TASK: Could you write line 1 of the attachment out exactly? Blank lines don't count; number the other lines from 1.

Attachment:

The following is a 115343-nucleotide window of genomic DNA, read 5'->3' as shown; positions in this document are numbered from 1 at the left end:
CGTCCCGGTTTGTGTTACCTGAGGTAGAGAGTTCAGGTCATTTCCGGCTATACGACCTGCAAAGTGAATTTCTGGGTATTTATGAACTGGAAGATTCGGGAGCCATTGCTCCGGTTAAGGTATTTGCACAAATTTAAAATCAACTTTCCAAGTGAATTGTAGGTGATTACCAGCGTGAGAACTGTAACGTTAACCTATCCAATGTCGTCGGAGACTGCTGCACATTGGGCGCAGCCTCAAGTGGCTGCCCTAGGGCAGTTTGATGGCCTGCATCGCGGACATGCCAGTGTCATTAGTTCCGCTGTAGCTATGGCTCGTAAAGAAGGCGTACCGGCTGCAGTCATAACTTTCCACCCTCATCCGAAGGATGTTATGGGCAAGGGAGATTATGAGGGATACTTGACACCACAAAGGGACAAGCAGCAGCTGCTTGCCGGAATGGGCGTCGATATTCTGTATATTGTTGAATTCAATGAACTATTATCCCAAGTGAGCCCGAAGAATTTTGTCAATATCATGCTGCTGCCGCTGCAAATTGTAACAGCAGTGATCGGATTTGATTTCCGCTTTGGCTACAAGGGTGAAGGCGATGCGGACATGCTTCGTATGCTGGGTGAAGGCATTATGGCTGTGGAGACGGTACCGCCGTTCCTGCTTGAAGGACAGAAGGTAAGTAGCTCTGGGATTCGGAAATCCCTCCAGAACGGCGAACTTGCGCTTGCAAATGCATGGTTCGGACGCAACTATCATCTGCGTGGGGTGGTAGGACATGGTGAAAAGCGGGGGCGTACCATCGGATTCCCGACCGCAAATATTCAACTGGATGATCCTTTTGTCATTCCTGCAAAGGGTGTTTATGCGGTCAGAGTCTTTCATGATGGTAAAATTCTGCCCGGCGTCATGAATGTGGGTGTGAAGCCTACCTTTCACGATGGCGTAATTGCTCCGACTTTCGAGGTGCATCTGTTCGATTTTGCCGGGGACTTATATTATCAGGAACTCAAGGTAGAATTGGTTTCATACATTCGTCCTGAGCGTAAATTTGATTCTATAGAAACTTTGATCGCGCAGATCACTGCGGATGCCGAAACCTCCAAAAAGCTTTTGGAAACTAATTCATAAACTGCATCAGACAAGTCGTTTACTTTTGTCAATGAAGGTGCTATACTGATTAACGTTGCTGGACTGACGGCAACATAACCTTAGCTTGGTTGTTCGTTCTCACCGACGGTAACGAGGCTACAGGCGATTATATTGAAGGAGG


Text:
The following is a 115343-nucleotide window of genomic DNA, read 5'->3' as shown; positions in this document are numbered from 1 at the left end: